Thursday 19 January 2012

The Duke of Edinburgh, Sacks, and Smelling of Cake

In the 1930s young men were tinned in order to preverse their youth

The sticky-toffee rascals of Tolly Maw are up for their Duke of Edinburgh awards - or are chasing them, which means the awards had better be pretty lively about the toes. I never took part myself though at VIth-form college there was a society based around it I recall. It took place at lunchtimes and usually in a classroom or lecture hall not so very from the Amnesty International gatherings. I was at the latter because I was sixteen and frankly the Amnesty girls were all gypsy skirts and junk jewellery whilst the DoE girls were entirely boys whose motivation escaped me. So whilst I wrote the odd earnest letter to Smaug or Mrs Brunner regarding human rights violations I missed out on... whatever it was they did for the Duke of Edinburgh awards. Thrashing the servants I would have to guess.
So when as this morning on the way to pick up a prescription I chanced upon the local Duke of Edinburgh Award seekers I took the time to pause, to watch and when approached by a very red man in very small shorts, asked. It seems you have to perform or chase four goals.Volunteering I was told was the first.
            “Chocolate, surprise, and a toy?” I asked.
            Alas, no. A physical sporty thing. A skill thing (which sounded rather thin to me), and lastly an expedition. Given that the group of horrors before me now were beating something in a sack with sticks I had to presume they were on the skill part, and the skill being practised murder. Engaged in conversation by the sort of man that didn’t quite make the grade as a scout-master I had to confess to my Amnesty activity. “They all listened to the Cocteau Twins,” I tried to make him understand. “And they pushed back stray strands of hair with their fingers just poking out of baggy sleeves. And they smelt like some sort of delicious cake. Whereas those doing the Duke of Edinburgh smelled more like...” I tried to think.
            “Me?” he said.
            It was true enough. I learned that the young lads currently sack-beating had spent six months getting their bronze by volunteering for the trenches. Their physical had been burglary, their skills as seen now, and their expedition? To the Barrier Peaks, apparently. These were lads that got into scrapes. The sort who in the absence of combating grand larceny, discovering the agents of a foreign power, or solving mysteries would instead (as they were now) murder a postman. They were making quite the meal of it.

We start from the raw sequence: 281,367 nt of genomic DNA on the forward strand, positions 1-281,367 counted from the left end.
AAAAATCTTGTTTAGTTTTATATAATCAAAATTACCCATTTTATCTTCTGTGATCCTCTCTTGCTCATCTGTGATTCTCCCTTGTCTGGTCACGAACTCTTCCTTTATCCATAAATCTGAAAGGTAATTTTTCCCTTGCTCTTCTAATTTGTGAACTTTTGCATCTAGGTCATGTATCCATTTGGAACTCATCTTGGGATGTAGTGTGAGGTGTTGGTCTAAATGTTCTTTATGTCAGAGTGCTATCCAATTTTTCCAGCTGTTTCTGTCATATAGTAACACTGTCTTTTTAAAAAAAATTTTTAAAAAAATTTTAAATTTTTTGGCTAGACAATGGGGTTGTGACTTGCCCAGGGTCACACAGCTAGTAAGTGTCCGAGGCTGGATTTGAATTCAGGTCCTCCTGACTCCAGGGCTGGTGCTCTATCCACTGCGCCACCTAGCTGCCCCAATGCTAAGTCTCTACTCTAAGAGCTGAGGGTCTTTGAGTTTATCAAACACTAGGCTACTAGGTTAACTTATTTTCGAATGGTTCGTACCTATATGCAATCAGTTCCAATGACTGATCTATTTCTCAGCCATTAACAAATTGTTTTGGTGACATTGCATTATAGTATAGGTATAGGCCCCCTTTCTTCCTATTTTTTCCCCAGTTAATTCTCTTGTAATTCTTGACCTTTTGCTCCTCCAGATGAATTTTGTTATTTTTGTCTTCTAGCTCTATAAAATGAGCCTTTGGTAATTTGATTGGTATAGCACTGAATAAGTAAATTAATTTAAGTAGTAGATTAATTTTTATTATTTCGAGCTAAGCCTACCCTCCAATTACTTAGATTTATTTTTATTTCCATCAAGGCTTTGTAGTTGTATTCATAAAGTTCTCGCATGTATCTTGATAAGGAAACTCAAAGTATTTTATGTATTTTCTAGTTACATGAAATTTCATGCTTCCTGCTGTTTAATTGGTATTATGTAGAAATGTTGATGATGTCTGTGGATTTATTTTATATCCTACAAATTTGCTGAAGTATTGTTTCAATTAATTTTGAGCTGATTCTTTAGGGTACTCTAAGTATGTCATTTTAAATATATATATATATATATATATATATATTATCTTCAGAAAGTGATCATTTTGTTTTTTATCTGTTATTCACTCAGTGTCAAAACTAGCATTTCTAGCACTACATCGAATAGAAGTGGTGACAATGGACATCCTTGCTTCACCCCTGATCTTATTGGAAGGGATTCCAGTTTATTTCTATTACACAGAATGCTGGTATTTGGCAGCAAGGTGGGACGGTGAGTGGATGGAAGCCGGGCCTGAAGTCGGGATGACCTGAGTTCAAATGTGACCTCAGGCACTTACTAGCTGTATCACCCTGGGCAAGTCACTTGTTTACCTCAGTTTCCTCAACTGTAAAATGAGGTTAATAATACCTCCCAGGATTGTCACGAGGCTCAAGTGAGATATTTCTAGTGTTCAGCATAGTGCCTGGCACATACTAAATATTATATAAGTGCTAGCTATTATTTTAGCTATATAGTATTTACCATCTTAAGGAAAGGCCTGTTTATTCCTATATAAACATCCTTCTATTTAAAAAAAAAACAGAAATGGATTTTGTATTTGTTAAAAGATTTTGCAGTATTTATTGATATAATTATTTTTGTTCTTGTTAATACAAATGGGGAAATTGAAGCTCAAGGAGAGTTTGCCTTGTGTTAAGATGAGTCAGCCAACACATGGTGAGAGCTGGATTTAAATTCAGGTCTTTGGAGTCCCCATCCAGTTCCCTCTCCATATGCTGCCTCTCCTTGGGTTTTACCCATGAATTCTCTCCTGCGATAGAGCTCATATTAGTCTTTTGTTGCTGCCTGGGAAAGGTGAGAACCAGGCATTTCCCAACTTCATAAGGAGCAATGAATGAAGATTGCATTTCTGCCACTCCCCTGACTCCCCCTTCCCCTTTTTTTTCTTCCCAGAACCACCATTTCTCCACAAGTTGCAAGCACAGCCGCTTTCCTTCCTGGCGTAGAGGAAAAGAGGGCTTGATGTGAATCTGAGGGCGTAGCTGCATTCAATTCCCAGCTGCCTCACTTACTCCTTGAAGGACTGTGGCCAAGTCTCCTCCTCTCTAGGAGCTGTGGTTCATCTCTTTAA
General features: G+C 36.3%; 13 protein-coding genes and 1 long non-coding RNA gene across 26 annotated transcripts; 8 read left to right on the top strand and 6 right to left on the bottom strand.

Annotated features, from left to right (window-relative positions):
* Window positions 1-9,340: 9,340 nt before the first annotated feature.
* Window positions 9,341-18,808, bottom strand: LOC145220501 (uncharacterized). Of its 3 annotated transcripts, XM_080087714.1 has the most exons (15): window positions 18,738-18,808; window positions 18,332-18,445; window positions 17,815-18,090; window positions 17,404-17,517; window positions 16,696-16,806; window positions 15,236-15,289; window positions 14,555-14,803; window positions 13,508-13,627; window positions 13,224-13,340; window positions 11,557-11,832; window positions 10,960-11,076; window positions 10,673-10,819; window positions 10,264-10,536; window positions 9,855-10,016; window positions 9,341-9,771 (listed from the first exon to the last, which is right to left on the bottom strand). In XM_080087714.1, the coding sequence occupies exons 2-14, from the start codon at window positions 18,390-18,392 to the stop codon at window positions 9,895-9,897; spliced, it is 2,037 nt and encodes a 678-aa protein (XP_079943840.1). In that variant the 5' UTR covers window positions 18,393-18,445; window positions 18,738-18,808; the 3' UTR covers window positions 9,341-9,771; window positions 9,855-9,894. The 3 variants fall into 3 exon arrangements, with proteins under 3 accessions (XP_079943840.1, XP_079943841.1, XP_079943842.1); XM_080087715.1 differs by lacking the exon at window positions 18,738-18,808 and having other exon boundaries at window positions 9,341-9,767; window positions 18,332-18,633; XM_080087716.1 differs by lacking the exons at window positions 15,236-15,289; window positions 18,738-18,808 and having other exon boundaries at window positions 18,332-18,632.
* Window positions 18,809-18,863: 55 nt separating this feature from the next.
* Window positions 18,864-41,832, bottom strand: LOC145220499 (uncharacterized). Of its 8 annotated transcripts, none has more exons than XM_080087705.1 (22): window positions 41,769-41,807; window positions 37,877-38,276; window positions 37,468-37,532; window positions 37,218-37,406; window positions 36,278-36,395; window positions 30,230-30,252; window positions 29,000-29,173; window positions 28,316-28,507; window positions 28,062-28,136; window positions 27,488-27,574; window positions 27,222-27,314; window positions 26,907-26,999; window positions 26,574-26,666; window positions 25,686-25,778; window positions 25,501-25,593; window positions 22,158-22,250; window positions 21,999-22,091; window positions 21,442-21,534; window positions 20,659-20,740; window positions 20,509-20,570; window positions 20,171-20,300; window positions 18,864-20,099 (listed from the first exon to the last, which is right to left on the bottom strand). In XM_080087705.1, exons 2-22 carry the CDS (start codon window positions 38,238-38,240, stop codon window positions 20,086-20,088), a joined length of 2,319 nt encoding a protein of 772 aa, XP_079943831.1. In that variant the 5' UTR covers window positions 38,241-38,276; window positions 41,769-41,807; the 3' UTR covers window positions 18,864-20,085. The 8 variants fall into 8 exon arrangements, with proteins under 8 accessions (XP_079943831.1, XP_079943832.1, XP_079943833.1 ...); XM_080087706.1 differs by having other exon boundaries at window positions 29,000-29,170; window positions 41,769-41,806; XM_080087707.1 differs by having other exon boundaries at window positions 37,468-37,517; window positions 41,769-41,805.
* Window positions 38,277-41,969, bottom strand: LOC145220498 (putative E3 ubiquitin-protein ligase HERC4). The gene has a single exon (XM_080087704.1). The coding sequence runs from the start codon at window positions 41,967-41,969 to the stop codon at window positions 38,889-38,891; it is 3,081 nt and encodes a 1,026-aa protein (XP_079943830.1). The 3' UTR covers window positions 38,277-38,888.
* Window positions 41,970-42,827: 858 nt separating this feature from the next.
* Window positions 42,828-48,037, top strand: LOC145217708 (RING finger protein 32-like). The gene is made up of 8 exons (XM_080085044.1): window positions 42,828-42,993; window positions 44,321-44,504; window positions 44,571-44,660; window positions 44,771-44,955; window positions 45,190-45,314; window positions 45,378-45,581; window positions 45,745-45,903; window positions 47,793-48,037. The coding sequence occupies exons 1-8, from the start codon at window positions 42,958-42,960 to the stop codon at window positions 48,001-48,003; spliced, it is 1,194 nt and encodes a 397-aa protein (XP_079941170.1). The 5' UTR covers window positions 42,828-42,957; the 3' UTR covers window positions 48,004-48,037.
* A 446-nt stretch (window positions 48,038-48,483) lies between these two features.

As a Boy’s Own Lark it clearly ranked up there with the Wasp Factory. Iain Banks’ first novel (and which when I read it was indeed the jolly tale of a boy blowing up rabbits). It was all a lot darker when I saw it at the theatre. I think I might have misread it somewhat. Just as I did the man who on asking admitted he had nothing officially to do with the Duke of Edinburgh, he just liked watching youths being energetic in the woods. Which I suppose in hindsight might be in keeping too.
              I went home to dash off a few lines telling-off a dictator and my beloved Q in keeping with the occasion got very earnest about The Jesus And Mary Chain. She had never been a part of the Duke of Edinburgh Awards either, but she does still smell of cake.


  1. One of my many nieces (this one is now a district nurse)did DofEd. Hers consisted of running up the Wreakin in groups with a compass and cooking packet soup. Well she made the mistake of taking a sandwich and so those with the expertise to boil water and empty powdered monosodium glutamate and dried stick into it, passed and she didn't. But now she's the District Nurse and they are not, which means she gets to shout out "Here's your pile ointment" in full surgeries and make them have their temperature taken anally, and they don't.

  2. My girls started Brownies and Rainbows last night. My ma was a brownie, guide and a sea-scout-thing. I wanted to go to cubs but that got as far as one of my parents grunting a bit. They probably feared what might have become of me at Mafeking.